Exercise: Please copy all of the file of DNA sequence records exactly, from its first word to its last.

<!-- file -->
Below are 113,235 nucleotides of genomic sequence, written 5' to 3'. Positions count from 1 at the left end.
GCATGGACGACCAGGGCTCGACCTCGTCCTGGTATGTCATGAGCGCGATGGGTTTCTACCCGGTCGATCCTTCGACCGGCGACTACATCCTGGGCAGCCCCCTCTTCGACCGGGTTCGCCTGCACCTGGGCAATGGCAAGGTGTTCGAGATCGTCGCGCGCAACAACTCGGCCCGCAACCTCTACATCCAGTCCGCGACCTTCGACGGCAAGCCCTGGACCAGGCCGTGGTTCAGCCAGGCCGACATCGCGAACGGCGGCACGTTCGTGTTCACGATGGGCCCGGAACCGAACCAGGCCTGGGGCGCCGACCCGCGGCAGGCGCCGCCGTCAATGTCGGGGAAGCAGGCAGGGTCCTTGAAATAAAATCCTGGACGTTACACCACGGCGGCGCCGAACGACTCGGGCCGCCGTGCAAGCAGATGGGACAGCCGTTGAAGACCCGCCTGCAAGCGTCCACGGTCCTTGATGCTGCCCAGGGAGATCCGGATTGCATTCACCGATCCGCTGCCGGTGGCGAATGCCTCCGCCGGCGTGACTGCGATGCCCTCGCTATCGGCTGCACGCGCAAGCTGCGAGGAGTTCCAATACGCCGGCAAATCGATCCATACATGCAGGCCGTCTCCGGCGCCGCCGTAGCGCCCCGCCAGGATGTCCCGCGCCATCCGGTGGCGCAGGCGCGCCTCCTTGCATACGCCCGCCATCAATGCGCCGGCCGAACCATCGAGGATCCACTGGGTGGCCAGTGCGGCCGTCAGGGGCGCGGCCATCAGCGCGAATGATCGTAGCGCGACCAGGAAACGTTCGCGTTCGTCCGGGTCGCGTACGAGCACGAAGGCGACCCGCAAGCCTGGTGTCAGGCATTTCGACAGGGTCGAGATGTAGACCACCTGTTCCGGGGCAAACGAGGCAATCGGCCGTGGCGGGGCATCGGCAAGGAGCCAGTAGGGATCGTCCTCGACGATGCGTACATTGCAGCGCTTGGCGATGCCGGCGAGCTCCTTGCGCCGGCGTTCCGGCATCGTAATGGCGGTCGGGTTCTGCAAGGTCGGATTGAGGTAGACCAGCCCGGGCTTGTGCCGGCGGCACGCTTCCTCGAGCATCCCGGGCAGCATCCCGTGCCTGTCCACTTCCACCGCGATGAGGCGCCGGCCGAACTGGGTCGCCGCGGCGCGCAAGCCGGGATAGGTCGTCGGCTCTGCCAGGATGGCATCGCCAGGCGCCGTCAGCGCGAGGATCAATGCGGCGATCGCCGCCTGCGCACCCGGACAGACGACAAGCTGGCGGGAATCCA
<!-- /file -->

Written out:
Below are 113,235 nucleotides of genomic sequence, written 5' to 3'. Positions count from 1 at the left end.
GCATGGACGACCAGGGCTCGACCTCGTCCTGGTATGTCATGAGCGCGATGGGTTTCTACCCGGTCGATCCTTCGACCGGCGACTACATCCTGGGCAGCCCCCTCTTCGACCGGGTTCGCCTGCACCTGGGCAATGGCAAGGTGTTCGAGATCGTCGCGCGCAACAACTCGGCCCGCAACCTCTACATCCAGTCCGCGACCTTCGACGGCAAGCCCTGGACCAGGCCGTGGTTCAGCCAGGCCGACATCGCGAACGGCGGCACGTTCGTGTTCACGATGGGCCCGGAACCGAACCAGGCCTGGGGCGCCGACCCGCGGCAGGCGCCGCCGTCAATGTCGGGGAAGCAGGCAGGGTCCTTGAAATAAAATCCTGGACGTTACACCACGGCGGCGCCGAACGACTCGGGCCGCCGTGCAAGCAGATGGGACAGCCGTTGAAGACCCGCCTGCAAGCGTCCACGGTCCTTGATGCTGCCCAGGGAGATCCGGATTGCATTCACCGATCCGCTGCCGGTGGCGAATGCCTCCGCCGGCGTGACTGCGATGCCCTCGCTATCGGCTGCACGCGCAAGCTGCGAGGAGTTCCAATACGCCGGCAAATCGATCCATACATGCAGGCCGTCTCCGGCGCCGCCGTAGCGCCCCGCCAGGATGTCCCGCGCCATCCGGTGGCGCAGGCGCGCCTCCTTGCATACGCCCGCCATCAATGCGCCGGCCGAACCATCGAGGATCCACTGGGTGGCCAGTGCGGCCGTCAGGGGCGCGGCCATCAGCGCGAATGATCGTAGCGCGACCAGGAAACGTTCGCGTTCGTCCGGGTCGCGTACGAGCACGAAGGCGACCCGCAAGCCTGGTGTCAGGCATTTCGACAGGGTCGAGATGTAGACCACCTGTTCCGGGGCAAACGAGGCAATCGGCCGTGGCGGGGCATCGGCAAGGAGCCAGTAGGGATCGTCCTCGACGATGCGTACATTGCAGCGCTTGGCGATGCCGGCGAGCTCCTTGCGCCGGCGTTCCGGCATCGTAATGGCGGTCGGGTTCTGCAAGGTCGGATTGAGGTAGACCAGCCCGGGCTTGTGCCGGCGGCACGCTTCCTCGAGCATCCCGGGCAGCATCCCGTGCCTGTCCACTTCCACCGCGATGAGGCGCCGGCCGAACTGGGTCGCCGCGGCGCGCAAGCCGGGATAGGTCGTCGGCTCTGCCAGGATGGCATCGCCAGGCGCCGTCAGCGCGAGGATCAATGCGGCGATCGCCGCCTGCGCACCCGGACAGACGACAAGCTGGCGGGAATCCA